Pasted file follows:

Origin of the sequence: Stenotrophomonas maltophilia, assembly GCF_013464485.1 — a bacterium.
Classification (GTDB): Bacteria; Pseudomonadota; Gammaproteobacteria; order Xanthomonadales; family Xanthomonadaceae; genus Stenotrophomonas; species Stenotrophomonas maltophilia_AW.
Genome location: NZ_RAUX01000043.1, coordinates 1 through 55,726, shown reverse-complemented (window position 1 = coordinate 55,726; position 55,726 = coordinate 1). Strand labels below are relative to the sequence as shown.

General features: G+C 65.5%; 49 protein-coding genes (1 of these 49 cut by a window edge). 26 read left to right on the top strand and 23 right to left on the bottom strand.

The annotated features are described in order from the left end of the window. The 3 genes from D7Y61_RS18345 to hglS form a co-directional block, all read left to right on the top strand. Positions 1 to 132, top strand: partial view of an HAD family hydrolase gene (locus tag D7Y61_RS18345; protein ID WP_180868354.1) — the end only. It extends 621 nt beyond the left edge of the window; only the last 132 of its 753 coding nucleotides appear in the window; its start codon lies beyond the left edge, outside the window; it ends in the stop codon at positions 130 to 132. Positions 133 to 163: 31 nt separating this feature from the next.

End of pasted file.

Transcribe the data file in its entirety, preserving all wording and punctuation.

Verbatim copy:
Origin of the sequence: Stenotrophomonas maltophilia, assembly GCF_013464485.1 — a bacterium.
Classification (GTDB): Bacteria; Pseudomonadota; Gammaproteobacteria; order Xanthomonadales; family Xanthomonadaceae; genus Stenotrophomonas; species Stenotrophomonas maltophilia_AW.
Genome location: NZ_RAUX01000043.1, coordinates 1 through 55,726, shown reverse-complemented (window position 1 = coordinate 55,726; position 55,726 = coordinate 1). Strand labels below are relative to the sequence as shown.

General features: G+C 65.5%; 49 protein-coding genes (1 of these 49 cut by a window edge). 26 read left to right on the top strand and 23 right to left on the bottom strand.

The annotated features are described in order from the left end of the window. The 3 genes from D7Y61_RS18345 to hglS form a co-directional block, all read left to right on the top strand. Positions 1 to 132, top strand: partial view of an HAD family hydrolase gene (locus tag D7Y61_RS18345; protein ID WP_180868354.1) — the end only. It extends 621 nt beyond the left edge of the window; only the last 132 of its 753 coding nucleotides appear in the window; its start codon lies beyond the left edge, outside the window; it ends in the stop codon at positions 130 to 132. Positions 133 to 163: 31 nt separating this feature from the next.